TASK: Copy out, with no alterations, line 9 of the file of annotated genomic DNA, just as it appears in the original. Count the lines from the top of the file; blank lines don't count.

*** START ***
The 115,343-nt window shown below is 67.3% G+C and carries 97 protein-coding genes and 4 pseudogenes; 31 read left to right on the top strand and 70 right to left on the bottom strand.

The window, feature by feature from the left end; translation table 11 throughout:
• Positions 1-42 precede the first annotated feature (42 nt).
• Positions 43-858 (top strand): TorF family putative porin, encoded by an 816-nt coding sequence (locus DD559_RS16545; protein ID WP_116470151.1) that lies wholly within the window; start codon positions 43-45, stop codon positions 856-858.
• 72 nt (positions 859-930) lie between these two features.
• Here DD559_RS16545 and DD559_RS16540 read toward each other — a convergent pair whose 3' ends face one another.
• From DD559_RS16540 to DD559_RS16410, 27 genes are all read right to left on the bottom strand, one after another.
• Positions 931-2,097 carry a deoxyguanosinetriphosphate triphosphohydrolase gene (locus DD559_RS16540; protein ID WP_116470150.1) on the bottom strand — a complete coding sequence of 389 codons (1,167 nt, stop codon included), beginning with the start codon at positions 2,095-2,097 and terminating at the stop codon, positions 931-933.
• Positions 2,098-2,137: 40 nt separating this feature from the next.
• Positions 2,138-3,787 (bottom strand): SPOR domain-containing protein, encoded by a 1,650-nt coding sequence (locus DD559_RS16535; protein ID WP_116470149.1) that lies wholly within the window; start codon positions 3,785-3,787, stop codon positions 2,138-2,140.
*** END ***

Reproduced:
• Positions 2,098-2,137: 40 nt separating this feature from the next.